United States. Continental Congress. Proclamation of a day of Thanksgiving. October 18, 1783.
Whereas it hath pleased the Supreme Ruler of all human events to dispose the hearts of the late belligerent powers to put a period to the effusion of human blood, by proclaiming a cessation of all hostilities by sea and land, and these United States are not only happily rescued from the dangers and calamities to which they have been so long exposed, but their freedom, sovereignty and independence ultimately acknowledged. And whereas, in the progress of a contest on which the most essential rights of human nature depended, the interposition of Divine Providence in our favour hath been most abundantly and most graciously manifested, and the citizens of these United States have every reason for praise and gratitude to the God of their salvation. Impressed, therefore, with an exalted sense of the blessings by which we are surrounded, and of our entire dependence on that Almighty Being from whose goodness and bounty they are derived, the United States in Congress assembled, do recommend it to the several States to set apart the second Thursday in December next, as a day of Public Thanksgiving, that all the people may then assemble to celebrate with grateful hearts and united voices the praises of their Supreme and All bountiful Benefactor, for his numberless favors and mercies. That he hath been pleased to conduct us in safety through all the perils and vicissitudes of the war; that he hath given us unanimity and resolution to adhere to our just rights ; that he hath raised up a powerful ally to assist us in supporting them, and hath so far crowned our united efforts with success, that in the course of the present year hostilities have ceased, and we are left in the undisputed possession of our liberty and independence, and of the fruits of our land, and in the free participation of the treasures of the sea; that he hath prospered the labour of our husbandmen with plentiful harvests ; and above all, that he hath been pleased to continue to us the light of the blessed gospel, and secured to us in the fullest extent the rights of conscience in faith and worship.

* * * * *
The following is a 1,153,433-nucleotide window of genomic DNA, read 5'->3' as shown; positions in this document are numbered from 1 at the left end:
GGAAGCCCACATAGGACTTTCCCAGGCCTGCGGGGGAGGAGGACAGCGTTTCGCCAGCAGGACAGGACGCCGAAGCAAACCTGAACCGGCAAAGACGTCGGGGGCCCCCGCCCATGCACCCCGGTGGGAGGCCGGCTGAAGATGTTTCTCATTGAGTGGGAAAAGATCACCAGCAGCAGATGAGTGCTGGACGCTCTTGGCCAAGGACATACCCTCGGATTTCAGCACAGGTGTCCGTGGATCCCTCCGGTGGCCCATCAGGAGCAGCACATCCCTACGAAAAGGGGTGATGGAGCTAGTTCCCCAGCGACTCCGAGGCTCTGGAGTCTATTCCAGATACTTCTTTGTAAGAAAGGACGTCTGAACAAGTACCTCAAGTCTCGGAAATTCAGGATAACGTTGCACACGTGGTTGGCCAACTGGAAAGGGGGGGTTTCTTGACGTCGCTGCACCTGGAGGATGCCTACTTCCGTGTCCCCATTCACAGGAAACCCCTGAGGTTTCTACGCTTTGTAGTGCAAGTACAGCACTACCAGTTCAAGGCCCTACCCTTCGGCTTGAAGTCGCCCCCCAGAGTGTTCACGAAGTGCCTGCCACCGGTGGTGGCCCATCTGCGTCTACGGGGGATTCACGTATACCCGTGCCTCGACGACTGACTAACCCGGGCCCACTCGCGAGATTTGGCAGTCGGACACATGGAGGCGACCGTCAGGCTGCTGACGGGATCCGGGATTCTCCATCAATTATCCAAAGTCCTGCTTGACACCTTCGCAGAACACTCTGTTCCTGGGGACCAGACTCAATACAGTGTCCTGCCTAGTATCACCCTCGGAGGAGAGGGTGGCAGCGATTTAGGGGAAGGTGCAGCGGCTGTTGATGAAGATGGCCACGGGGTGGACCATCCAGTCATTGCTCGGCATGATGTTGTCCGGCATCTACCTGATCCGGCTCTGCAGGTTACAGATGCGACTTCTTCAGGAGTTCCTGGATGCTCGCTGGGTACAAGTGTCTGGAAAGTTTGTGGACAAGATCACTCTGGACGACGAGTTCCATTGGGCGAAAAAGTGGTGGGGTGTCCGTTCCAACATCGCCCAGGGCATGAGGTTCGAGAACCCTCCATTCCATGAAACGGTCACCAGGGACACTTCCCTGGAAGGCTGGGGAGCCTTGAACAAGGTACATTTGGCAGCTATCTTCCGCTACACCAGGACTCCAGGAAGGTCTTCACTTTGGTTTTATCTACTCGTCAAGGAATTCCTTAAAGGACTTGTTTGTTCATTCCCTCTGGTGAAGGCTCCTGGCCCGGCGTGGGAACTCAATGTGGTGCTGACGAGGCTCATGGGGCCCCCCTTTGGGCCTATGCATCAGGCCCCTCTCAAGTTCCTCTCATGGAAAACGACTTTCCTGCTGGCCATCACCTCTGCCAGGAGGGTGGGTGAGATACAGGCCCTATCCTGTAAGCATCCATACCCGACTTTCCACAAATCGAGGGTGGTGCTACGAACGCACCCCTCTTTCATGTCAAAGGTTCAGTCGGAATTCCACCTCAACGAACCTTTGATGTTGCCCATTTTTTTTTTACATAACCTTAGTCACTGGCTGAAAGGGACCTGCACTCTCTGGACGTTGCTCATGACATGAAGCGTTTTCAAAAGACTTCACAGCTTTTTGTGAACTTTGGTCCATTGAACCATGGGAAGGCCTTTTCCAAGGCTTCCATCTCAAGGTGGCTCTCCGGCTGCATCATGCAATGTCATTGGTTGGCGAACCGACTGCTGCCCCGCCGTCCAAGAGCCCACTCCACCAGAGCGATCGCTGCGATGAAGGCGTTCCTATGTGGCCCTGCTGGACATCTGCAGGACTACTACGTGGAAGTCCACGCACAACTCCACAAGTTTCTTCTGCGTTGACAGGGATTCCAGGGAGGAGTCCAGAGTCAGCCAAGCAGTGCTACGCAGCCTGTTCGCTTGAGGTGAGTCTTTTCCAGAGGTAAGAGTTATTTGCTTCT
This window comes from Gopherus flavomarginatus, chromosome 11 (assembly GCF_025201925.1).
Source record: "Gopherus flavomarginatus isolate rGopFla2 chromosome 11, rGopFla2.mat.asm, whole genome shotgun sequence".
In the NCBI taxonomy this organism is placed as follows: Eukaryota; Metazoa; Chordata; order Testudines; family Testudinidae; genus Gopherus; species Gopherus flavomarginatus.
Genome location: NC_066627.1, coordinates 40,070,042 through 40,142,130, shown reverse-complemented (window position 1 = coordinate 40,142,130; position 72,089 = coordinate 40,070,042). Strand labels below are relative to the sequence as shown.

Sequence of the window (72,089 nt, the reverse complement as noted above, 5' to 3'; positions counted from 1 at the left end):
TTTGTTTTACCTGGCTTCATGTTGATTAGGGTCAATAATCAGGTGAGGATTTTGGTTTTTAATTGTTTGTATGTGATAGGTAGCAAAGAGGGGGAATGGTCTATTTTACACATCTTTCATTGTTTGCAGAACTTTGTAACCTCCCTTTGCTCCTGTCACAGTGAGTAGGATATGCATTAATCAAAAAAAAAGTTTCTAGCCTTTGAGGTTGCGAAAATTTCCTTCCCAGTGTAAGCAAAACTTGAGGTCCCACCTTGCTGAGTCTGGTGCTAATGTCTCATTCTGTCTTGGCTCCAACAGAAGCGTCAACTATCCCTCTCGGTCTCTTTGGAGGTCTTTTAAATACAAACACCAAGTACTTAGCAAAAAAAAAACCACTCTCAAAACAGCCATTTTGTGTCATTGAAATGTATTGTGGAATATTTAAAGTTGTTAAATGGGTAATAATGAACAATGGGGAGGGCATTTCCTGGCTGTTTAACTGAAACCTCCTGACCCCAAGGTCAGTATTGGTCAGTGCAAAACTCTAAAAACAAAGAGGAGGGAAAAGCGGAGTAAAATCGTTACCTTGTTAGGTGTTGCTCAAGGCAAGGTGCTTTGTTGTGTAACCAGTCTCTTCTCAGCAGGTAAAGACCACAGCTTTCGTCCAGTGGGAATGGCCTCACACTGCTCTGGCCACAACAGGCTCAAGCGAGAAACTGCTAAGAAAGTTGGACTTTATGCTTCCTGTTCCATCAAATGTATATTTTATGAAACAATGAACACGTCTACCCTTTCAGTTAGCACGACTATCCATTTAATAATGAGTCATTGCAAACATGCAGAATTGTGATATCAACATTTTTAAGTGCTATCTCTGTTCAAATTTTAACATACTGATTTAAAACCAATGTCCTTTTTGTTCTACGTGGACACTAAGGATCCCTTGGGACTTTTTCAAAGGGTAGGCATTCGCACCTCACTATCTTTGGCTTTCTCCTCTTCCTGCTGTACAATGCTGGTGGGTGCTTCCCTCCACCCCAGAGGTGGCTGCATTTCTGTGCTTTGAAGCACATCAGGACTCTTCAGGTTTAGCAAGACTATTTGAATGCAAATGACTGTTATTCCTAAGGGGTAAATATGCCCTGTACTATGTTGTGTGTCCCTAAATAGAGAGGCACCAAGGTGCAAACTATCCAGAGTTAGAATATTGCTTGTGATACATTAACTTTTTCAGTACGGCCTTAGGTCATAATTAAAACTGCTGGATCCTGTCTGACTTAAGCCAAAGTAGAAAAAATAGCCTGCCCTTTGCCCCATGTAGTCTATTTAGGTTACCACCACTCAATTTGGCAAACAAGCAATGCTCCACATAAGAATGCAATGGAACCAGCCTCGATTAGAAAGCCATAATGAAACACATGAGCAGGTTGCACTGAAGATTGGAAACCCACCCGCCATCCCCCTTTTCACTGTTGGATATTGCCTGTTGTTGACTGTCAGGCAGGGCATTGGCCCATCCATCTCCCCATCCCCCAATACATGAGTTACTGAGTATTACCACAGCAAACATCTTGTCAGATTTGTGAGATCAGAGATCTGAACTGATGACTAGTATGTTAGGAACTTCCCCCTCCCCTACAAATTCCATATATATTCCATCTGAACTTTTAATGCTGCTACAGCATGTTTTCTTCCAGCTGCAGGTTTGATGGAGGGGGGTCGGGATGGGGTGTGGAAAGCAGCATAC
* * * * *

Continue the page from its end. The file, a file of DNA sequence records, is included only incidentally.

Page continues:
And while our hearts overflow with gratitude, and our lips set forth the praises of our great Creator, that we also offer up fervent supplications, that it may please him to pardon all our offences, to give wisdom and unanimity to our public councils, to cement all our citizens in the bonds of affection, and to inspire them with an earnest regard for the national honor and interest, to enable them to improve the days of prosperity by every good work, and to be lovers of peace and tranquility; that he may be pleased to bless us in our husbandry, our commerce and navigation; to smile upon our seminaries and means of education, to cause pure religion and virtue to flourish, to give peace to all nations, and to fill the world with his glory.
Done by the United States in Congress assembled. Witness His Excellency, Elias Boudinot, our President, this eighteenth day of October, in the year of our Lord one thousand seven hundred and eightythree, and of the Sovereignty and Independence of the United States of America the eighth.
United States. Continental Congress. By the United States in Congress assembled: A Proclamation. New-London [Conn.]: Printed by Timothy Green, printer to the governor and company, . 1 sheet; 50 x 39 cm.